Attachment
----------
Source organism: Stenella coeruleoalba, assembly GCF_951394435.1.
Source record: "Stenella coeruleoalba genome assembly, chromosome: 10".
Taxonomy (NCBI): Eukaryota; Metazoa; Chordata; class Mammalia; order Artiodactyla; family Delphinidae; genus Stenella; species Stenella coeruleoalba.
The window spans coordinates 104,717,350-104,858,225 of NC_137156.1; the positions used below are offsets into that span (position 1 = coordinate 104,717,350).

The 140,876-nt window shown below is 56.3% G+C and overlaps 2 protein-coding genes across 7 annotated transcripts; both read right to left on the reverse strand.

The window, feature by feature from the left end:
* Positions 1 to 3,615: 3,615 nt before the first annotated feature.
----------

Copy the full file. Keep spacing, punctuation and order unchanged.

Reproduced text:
Source organism: Stenella coeruleoalba, assembly GCF_951394435.1.
Source record: "Stenella coeruleoalba genome assembly, chromosome: 10".
Taxonomy (NCBI): Eukaryota; Metazoa; Chordata; class Mammalia; order Artiodactyla; family Delphinidae; genus Stenella; species Stenella coeruleoalba.
The window spans coordinates 104,717,350-104,858,225 of NC_137156.1; the positions used below are offsets into that span (position 1 = coordinate 104,717,350).

The 140,876-nt window shown below is 56.3% G+C and overlaps 2 protein-coding genes across 7 annotated transcripts; both read right to left on the reverse strand.

The window, feature by feature from the left end:
* Positions 1 to 3,615: 3,615 nt before the first annotated feature.